Civil rights groups open K Street office in final health-care push
By Krissah Thompson
After some small-scale, disjointed efforts to push for health care reform, civil rights groups are renting temporary office space on K Street and combining their efforts to run an operations center with the sole goal of lobbying on health care policy.
The office will be run by staffers from the National Urban League, the NAACP and the Black Leadership Forum. Over the next two weeks, they will coordinate rallies in 10 cities, run a phone bank where volunteers will pepper members of Congress with calls and keep up with the latest developments in the debate.
The groups are calling the effort a "war room" and plan to staff it long hours each day, creating a central hub for the civil rights groups to share ideas and staff resources. The voices of minorities, who are disproportionately represented among the poor and uninsured and could benefit the most from reform -- and who also are more likely than others to have chronic illnesses such as diabetes -- have been a small part of the contentious health care debate.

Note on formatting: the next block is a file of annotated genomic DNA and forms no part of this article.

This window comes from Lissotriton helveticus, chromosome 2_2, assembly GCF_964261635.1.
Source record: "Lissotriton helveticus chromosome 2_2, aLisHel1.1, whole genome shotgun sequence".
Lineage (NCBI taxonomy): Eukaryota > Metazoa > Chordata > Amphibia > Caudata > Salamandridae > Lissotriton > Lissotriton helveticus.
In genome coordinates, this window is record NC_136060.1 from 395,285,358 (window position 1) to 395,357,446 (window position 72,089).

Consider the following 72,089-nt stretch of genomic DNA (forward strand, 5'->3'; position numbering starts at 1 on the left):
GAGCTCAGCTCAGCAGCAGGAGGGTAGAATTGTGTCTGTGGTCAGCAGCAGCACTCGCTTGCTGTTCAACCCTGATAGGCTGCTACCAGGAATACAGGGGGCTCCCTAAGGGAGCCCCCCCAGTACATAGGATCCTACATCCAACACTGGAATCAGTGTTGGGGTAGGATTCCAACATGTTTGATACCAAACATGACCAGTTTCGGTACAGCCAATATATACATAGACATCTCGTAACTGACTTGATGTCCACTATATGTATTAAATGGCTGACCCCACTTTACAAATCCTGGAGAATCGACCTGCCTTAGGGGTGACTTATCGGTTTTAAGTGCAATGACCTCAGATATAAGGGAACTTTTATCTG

Marc Morial, president of the National Urban League, said the groups have been working behind the scenes but are trying to push to the front in the final stretch. "What's important here is that this represents among this generation of civil rights leaders a very important strong unified public stand," he said. "We support the robust public option. We have not heard a single alternative that would both make coverage accessible and affordable."
The central office is a first for the civil rights organizations, which in recent years have tended to go their separate ways with the National Urban League focused almost exclusively on the economic issues facing the black community and the NAACP on social issues.
"If we were going to do something unprecedented and pool our resources and combine our staff, this is the time to do it," NAACP President Benjamin Jealous said of the joint effort. "For black people, for people of color, the constant delays and deliberation have cost people lives. Most black people know someone who has died for want of effective health care policy."
Web Politics Editor
November 2, 2009; 5:16 PM ET
Categories: Health Reform
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